At the RSA Conference Europe 2012 last week David and I explained how businesses can build a real Active Defense plan, as reported by The Register.
Companies and governments are constantly under siege by hackers and malware. Standard incident response is failing and police are overstretched. Faced by these challenges, small businesses have the option to actively respond against attackers rather than mounting only a passive defense.
Rather than jumping to the conclusion that any defensive action beyond currently accepted techniques is illegal, better and more effective options need to be considered, the argument runs.
Our presentation emphasizes the philosophy and law of self-defense and the need to formally document engagement rules and steps. After the presentation an audience member asked me to comment on the Clegg criminal law case from Northern Ireland.
I found this case described in detail at a school of law and in Cases & Materials on Criminal Law: Fourth Edition by Mike Molan
In relation to the first three shots, the judge accepted Private Clegg’s defence that he fired in self-defence or in defence of Private Aindow. But with regard to the fourth shot he found that Private Clegg could not have been firing in defence of himself or Private Aindow, since, once the car had passed, they were no longer in danger.
The situation involved soldiers on patrol who ordered a car to stop. When the car failed to follow orders it was fired upon. The soldiers’ claims were evaluated against scientific proof that a fourth shot hit the threatening vehicle after it had passed (entered it from the rear) and was more than 50 feet away. This contradicted Clegg’s testimony that he fired three shots through the front and the fourth shot through the side door as the car passed nearby. The judge thus ruled a fourth bullet was fired “with the intention of causing death or serious bodily harm” and Clegg was found guilty of murder.
YouTube has this archival video of the news with more detail, including an attempt by the soldiers to falsify proof of motive.
In a somewhat related news story of today, several Royal Marines have been arrested for how they handled a captured combatant. The arrests were based on video of the incident found on a laptop during a civilian investigation of one of the soldiers.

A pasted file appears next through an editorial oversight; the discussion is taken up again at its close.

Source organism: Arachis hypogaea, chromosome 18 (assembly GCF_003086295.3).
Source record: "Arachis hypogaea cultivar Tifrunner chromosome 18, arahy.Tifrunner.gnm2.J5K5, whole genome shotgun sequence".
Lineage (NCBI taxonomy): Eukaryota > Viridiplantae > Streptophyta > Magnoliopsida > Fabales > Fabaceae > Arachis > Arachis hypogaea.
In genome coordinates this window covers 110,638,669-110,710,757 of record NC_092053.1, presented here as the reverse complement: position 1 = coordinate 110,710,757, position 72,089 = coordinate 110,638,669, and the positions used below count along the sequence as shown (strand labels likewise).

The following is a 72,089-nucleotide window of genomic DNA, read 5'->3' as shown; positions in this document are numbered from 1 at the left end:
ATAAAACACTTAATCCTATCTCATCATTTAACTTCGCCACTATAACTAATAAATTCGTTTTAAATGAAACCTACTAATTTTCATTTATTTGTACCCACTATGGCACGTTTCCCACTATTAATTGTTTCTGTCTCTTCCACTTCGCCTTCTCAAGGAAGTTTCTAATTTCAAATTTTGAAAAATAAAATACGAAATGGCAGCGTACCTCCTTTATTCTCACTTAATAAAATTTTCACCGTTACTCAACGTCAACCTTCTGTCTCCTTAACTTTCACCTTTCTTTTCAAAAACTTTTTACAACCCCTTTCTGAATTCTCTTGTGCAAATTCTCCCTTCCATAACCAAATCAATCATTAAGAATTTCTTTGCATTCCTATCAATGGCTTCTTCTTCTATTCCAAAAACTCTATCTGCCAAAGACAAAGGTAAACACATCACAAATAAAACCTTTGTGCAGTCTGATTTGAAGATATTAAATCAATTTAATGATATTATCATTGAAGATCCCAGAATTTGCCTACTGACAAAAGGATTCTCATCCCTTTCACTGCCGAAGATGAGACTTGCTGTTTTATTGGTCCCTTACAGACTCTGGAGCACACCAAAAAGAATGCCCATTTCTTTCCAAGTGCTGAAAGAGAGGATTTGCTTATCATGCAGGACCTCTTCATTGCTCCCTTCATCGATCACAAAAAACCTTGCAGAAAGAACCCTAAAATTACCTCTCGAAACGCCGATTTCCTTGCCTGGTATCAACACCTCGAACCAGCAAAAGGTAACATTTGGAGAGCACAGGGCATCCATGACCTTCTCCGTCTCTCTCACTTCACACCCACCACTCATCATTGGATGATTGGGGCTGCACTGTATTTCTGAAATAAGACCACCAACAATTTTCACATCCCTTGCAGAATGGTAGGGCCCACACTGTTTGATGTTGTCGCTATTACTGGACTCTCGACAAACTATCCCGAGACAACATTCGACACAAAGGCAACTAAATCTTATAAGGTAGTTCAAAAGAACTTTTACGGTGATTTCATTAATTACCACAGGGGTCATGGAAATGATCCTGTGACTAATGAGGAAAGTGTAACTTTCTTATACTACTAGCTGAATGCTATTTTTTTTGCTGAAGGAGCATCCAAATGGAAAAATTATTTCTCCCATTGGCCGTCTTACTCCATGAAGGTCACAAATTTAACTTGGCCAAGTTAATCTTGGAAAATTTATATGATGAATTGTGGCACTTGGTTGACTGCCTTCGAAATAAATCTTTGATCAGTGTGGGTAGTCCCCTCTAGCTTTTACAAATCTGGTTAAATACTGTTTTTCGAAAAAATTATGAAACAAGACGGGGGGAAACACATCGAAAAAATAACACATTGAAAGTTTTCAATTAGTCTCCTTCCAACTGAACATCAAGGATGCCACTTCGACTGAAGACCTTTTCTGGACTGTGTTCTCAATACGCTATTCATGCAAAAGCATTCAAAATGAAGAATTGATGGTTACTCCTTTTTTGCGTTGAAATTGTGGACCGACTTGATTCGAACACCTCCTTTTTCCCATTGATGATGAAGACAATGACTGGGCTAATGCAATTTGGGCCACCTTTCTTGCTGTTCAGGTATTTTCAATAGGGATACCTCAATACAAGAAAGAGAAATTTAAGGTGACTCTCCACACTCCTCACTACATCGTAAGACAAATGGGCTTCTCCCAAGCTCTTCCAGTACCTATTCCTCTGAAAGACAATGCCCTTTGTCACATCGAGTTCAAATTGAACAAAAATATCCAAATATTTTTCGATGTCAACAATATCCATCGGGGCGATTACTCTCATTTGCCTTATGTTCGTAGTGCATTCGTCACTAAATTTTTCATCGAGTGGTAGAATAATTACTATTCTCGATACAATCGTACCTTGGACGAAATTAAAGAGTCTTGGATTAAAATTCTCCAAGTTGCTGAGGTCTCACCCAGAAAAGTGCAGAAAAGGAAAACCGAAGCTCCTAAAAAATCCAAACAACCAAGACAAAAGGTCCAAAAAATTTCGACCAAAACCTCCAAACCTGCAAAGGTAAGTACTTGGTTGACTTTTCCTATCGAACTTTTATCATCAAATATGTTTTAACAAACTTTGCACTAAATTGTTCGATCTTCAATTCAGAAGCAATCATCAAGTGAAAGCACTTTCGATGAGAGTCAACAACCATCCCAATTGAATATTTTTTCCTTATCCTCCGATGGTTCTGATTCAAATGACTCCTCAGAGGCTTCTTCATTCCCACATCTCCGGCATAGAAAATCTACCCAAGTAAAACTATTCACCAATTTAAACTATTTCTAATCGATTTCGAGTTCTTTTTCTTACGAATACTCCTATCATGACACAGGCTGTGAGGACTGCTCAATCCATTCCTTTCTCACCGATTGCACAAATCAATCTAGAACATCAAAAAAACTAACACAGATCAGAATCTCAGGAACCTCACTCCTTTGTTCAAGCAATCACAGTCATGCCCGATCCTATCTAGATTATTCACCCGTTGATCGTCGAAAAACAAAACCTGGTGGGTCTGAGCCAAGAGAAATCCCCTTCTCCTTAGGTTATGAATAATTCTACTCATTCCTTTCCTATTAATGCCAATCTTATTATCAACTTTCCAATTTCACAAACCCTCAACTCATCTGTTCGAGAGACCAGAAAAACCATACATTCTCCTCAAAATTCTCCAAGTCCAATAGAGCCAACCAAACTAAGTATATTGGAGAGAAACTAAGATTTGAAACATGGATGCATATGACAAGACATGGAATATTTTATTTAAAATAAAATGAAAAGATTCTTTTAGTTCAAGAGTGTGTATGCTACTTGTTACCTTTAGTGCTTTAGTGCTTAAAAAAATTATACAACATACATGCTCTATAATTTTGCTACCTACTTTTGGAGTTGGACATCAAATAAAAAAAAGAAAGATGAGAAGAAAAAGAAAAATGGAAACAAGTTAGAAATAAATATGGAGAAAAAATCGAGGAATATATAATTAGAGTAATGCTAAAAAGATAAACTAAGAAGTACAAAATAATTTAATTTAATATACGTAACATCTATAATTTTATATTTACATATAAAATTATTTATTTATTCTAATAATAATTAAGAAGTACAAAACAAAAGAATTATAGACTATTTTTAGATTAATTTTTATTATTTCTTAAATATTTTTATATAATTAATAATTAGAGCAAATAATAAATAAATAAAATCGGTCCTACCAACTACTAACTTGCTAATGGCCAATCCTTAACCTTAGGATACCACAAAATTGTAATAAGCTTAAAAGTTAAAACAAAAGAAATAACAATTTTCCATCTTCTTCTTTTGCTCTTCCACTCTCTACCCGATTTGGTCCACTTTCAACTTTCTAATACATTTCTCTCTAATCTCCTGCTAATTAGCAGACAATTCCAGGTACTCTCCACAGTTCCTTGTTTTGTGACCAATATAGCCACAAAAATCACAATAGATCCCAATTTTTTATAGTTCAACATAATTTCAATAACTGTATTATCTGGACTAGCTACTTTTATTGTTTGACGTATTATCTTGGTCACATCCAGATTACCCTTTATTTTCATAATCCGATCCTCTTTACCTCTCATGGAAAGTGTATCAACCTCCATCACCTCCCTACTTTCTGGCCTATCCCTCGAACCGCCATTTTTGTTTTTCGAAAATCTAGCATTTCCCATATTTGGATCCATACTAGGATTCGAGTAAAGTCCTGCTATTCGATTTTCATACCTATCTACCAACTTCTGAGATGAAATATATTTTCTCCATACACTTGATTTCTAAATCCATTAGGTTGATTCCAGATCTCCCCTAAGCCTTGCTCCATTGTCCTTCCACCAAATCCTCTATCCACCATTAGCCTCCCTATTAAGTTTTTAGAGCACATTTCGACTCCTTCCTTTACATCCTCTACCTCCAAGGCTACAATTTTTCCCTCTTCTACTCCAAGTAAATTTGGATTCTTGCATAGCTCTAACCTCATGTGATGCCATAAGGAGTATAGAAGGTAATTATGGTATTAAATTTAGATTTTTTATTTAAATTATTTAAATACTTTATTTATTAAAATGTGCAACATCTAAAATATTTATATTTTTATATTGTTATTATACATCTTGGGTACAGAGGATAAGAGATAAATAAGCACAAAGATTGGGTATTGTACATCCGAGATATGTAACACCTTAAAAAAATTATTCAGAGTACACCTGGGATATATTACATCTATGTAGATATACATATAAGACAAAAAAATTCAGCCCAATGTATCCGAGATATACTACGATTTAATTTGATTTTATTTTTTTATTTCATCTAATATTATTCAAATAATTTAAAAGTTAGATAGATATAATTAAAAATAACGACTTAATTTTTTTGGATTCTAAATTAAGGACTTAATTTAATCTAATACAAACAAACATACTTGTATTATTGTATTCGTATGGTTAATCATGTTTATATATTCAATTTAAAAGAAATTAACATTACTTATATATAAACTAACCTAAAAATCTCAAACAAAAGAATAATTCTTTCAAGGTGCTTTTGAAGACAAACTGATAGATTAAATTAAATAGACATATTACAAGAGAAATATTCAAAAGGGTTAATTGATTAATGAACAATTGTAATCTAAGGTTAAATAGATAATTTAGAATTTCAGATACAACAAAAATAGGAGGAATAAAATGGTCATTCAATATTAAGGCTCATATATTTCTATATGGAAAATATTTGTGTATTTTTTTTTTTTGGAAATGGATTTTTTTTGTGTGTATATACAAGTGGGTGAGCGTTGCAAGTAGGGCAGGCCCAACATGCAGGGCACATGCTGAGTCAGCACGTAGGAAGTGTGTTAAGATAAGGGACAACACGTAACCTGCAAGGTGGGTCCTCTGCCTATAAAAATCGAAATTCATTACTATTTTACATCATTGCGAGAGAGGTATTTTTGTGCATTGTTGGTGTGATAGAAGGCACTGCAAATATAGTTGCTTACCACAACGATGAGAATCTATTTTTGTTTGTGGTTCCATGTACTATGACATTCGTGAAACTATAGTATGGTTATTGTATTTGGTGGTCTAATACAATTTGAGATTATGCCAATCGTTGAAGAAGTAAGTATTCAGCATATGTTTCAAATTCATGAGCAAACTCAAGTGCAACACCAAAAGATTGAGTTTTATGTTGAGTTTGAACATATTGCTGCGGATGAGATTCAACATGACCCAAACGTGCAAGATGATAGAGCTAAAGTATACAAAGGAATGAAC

Footage discovered on a serviceman’s laptop prompted the arrest of seven Royal Marines on suspicion of murder over an incident in Afghanistan, Sky News has learned.
The Ministry of Defence (MoD) said the arrests by the Royal Military Police relate to an incident that happened after an engagement with an insurgent.
Sky sources revealed it only came to light following an arrest last week by civilian police – for a separate matter – of a man who had been serving in Afghanistan.
During that investigation, they had to look at his laptop – where they discovered a video that showed what were allegedly Royal Marines in a compound in Helmand Province with what appears to be an injured Taliban insurgent.
Sources say the clip contains a conversation about what to do with the injured man and whether to administer first aid.
Five soldiers have now been charged with murder.
Defense Secretary Philip Hammond pledged that any abuse would “be dealt with through the normal processes” of military justice.
“Everybody serving in theater knows the rules of engagement. They carry cards in their uniforms with the rules on them in case they should need to remind themselves,” Hammond told the BBC on Sunday.
These cases bring two points to mind.
First, defensive acts have to be measured and proportionate. Preparation and training are essential so action in the heat of the moment can be found reasonable. Some may see these as prohibitively costly calculations but let’s face it, organizations already are working on disaster recovery policy and procedures that do the same thing.
It is a cost relative to threats; a company that wants to stay in business simply has to do the math and make a business decision.
Second, even trained professional soldiers obviously can violate codes of conduct or rules of engagement. That is why formal documentation and verification of procedures are essential to the success of a defensive action.